With AutoLISP, you can define functions that accept arguments. Unlike many of the standard AutoLISP functions, user-defined functions cannot have optional arguments. When you call a user-defined function that accepts arguments, you must provide values for all the arguments.
The symbols to use as arguments are defined in the argument list before the local variables. Arguments are treated as a special type of local variable; argument variables are not available outside the function. You cannot define a function with multiple arguments of the same name.
The following code defines a function that accepts two string arguments, combines them with another string, and returns the resulting string.
_$â€ƒ(defun ARGTEST ( arg1 arg2 / ccc )
(_>â€‚(setq ccc "Constant string")
(_>â€‚(strcat ccc ", " arg1 ", " arg2) )
ARGTEST function returns the desired value because AutoLISP always returns the results of the last expression it evaluates. The last line in ARGTEST uses strcat to concatenate the strings, and the resulting value is returned. This is one example where you should not use the princ function to suppress the return value from your program.The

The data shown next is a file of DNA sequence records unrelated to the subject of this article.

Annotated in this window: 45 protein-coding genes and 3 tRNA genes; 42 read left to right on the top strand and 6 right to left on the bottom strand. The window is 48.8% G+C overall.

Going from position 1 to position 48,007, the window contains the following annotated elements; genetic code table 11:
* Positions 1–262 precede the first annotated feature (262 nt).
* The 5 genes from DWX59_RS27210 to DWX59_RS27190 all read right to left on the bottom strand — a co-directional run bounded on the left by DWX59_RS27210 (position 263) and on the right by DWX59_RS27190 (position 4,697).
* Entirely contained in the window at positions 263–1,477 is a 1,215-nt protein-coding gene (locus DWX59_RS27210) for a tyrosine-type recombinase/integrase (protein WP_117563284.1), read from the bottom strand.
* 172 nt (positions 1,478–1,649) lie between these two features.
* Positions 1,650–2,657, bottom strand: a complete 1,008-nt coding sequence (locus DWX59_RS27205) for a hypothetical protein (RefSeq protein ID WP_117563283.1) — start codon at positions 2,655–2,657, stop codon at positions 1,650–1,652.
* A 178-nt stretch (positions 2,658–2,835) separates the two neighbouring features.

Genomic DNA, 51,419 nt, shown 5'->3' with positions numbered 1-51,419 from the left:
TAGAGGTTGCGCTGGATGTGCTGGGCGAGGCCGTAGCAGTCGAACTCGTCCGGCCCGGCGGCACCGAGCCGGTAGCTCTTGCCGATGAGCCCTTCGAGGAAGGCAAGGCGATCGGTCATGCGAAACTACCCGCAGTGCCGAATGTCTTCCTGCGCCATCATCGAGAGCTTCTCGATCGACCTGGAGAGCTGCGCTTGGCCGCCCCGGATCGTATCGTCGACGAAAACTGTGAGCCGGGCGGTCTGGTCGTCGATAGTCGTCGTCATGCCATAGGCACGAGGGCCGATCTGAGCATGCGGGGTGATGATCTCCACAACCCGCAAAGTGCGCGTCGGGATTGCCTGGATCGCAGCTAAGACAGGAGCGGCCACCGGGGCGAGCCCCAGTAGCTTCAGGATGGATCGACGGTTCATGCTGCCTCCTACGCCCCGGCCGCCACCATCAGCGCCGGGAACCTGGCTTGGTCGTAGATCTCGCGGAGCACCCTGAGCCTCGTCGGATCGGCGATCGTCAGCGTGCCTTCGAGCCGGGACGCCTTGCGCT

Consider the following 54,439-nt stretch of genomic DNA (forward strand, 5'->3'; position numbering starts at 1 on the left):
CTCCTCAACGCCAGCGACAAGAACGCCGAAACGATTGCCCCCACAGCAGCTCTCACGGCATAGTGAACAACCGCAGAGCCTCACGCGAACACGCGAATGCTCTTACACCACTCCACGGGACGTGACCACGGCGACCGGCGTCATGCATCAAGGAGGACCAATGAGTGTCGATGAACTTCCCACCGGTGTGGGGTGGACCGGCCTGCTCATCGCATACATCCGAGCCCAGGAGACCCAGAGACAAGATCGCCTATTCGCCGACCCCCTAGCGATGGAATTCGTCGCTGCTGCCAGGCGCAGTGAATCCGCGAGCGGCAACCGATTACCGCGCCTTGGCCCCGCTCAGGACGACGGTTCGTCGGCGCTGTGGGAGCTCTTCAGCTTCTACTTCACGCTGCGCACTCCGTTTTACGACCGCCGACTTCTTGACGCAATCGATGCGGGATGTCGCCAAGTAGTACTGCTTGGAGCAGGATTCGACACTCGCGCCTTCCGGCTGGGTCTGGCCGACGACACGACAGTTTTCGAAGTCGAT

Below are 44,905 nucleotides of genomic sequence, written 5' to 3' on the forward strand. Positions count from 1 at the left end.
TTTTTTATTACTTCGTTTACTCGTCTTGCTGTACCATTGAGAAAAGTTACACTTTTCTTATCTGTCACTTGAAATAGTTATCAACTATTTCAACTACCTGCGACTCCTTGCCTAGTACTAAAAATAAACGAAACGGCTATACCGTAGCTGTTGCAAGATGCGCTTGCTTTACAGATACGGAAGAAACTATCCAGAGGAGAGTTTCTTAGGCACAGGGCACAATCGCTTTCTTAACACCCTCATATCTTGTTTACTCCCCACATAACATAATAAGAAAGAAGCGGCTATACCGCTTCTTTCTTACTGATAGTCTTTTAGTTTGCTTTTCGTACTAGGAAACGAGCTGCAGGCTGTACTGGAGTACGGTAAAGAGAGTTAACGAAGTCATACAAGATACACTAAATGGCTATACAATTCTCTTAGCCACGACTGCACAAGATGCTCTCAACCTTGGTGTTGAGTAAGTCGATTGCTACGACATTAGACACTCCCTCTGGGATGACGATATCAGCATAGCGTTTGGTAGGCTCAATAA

This type of function can be used a number of times within an application to combine two variable strings with one constant string in a specific order. Because it returns a value, you can save the value to a variable for use later in the application.
_$â€ƒ(setq newstr (ARGTEST "String 1" "String 2") )
"Constant string, String 1, String 2"
newstr variable is now set to the value of the three strings combined.The
ccc variable was defined locally within the ARGTEST function. Once the function runs to completion, AutoLISP recycles the variable, recapturing the memory allocated to it. To prove this, check from the VLISP Console window to see if there is still a value assigned to ccc.Note that the